It was very much “business as usual” during Saturday night’s Strikeforce “Diaz vs. Daley” broadcast, the first major event since Zuffa purchased Strikeforce. Showtime addressed the sale at the top of the broadcast and briefly showed Dana White and Lorenzo Fertitta in attendance, but in terms of presentation and production value, there really weren’t any noticeable differences from past Strikeforce/Showtime events.
According to Dave Meltzer however, that wasn’t the case at all behind the scenes. Dana White said upfront that they would be bringing in some of their people to help run Strikeforce and as Meltzer reports, they didn’t waste any time in doing so. Interestingly, Zuffa elected to send over many of the folks that ran the WEC for a number of years including former WEC GM Reed Harris and matchmaker Sean Shelby. The WEC was a well-run organization so the move makes sense, but unfortunately there were casualties in the process.
The changes actually started at a smaller Strikeforce event, held eight days earlier, in Stockton, Calif., when several of the Strikeforce employees were brought into a room and told they were being let go. They were told they would have the opportunity, if they wanted, to apply for positions in UFC parent company Zuffa LLC. Many noted that while there was clearly uncertainty as soon as the purchase was announced, they were surprised the ax came down so quickly.
Friday’s weigh-ins, from an organizational perspective, felt like a World Extreme Cagefighting front-office reunion party (Zuffa merged WEC into the UFC after a final show in mid-December). Among those front and center were former WEC vice-president Peter Dropick, general manager Reed Harris, matchmaker Sean Shelby and P.R. head Dave Sholler.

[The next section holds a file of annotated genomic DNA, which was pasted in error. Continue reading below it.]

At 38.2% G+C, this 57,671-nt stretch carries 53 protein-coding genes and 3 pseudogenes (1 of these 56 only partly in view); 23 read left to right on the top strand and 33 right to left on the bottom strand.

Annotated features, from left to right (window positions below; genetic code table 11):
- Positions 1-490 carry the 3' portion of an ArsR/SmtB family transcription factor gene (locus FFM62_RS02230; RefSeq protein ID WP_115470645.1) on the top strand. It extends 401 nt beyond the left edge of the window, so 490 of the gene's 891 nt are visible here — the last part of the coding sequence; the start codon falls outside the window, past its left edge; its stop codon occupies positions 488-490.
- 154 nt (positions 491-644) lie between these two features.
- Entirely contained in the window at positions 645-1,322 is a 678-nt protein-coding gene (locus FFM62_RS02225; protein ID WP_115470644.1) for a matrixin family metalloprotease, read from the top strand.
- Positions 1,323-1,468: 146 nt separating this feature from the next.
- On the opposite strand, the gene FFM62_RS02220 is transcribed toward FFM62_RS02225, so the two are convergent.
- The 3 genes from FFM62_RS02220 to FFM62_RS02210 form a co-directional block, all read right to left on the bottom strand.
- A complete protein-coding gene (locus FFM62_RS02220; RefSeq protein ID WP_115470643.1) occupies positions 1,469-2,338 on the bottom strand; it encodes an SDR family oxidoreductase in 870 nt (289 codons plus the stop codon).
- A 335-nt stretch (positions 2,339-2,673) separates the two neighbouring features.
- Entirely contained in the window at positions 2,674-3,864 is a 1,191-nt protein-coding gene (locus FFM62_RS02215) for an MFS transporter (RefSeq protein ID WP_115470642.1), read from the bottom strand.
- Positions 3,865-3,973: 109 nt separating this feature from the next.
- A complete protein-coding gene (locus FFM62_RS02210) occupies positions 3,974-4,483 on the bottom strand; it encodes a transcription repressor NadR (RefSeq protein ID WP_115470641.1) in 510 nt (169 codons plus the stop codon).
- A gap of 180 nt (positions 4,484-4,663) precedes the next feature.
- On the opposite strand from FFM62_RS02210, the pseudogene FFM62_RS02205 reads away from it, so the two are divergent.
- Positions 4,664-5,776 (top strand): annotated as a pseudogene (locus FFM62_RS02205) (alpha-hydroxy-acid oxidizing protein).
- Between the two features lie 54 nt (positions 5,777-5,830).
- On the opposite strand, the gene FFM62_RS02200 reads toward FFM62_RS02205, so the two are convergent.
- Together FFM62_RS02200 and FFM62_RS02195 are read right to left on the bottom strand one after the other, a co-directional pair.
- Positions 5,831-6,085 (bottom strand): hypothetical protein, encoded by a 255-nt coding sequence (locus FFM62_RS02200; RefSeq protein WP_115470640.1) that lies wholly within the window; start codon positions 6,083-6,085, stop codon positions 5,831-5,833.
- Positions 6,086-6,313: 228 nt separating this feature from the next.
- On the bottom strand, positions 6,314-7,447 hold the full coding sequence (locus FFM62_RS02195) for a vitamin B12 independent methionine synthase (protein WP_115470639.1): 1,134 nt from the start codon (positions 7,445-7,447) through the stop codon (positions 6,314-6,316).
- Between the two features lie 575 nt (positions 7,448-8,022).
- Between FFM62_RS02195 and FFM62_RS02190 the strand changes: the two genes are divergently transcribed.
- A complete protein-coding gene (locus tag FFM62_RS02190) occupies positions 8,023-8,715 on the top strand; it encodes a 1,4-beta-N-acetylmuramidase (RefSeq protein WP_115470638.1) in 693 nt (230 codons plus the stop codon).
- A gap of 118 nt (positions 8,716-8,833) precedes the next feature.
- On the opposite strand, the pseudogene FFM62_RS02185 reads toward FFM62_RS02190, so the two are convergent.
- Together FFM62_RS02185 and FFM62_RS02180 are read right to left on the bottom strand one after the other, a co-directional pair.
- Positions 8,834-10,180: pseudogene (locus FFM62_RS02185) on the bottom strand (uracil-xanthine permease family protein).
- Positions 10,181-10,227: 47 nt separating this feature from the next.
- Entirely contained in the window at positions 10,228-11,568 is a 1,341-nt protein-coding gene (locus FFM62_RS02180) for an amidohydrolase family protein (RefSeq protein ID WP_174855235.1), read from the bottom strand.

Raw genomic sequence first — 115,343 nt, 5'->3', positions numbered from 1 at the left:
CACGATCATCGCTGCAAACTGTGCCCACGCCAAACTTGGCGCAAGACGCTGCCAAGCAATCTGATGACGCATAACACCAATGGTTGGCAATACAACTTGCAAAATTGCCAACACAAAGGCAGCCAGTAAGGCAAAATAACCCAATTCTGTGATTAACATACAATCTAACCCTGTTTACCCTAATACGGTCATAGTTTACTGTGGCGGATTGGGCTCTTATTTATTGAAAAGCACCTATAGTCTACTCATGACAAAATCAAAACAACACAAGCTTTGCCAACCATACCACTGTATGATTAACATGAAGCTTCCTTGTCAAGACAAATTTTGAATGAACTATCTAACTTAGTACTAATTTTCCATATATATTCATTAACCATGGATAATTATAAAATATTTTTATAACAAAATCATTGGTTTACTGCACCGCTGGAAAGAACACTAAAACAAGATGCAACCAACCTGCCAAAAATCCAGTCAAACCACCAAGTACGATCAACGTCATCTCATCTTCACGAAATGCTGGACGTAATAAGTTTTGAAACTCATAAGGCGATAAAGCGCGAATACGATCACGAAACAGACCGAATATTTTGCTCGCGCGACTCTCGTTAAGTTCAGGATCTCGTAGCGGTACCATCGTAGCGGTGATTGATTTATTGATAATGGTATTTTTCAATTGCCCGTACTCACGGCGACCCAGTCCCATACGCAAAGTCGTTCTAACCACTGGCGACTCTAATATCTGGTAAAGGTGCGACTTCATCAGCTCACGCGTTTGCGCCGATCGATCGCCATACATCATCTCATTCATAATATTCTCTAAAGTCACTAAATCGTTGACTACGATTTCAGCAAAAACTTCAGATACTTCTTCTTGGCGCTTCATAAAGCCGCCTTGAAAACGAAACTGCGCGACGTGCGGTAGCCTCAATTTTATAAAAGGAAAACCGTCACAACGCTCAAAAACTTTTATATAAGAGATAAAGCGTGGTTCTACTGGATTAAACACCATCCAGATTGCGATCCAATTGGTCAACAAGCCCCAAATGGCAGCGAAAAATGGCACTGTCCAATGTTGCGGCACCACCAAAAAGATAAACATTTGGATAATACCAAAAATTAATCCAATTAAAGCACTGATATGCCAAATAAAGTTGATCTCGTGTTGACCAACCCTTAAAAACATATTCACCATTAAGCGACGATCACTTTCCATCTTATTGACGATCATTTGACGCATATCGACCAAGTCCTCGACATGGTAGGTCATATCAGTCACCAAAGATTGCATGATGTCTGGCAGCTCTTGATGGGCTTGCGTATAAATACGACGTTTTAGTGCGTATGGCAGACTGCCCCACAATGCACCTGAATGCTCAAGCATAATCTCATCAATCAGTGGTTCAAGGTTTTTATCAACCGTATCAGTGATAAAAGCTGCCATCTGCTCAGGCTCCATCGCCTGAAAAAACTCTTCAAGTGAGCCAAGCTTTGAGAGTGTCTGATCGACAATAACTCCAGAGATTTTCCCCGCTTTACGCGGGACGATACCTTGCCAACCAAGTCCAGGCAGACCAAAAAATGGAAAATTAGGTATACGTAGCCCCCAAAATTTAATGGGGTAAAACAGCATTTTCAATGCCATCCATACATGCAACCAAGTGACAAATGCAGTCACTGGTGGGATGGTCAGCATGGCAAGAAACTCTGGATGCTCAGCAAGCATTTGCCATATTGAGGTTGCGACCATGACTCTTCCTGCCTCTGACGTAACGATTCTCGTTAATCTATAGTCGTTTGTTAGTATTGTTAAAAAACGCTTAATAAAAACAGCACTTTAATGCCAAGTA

It is no secret that Dropick is being groomed to help run the Strikeforce business going forward. It was expected that Shelby, who is currently the assistant matchmaker for UFC and in charge of the lighter weight divisions he ran at WEC, would oversee the Strikeforce matchmaking in some capacity.
Another major change not readily apparent to fans, but has received quite a bit of attention in the past couple weeks is Strikeforce’s new professional journalism policy. It’s common knowledge that Sherdog, Loretta Hunt, Josh Gross and others who have pissed off Zuffa officials have long been denied press credentials to UFC events. They were however welcomed with opened arms at Strikeforce events. Not anymore. Neither Sherdog nor Loretta Hunt who was attempting to cover the show for CBS Sports were granted credentials to Saturday’s event.
In short, Strikeforce still looks like Strikeforce, but it’s quickly morphing into a Zuffa promotion wrapped in Showtime’s clothing.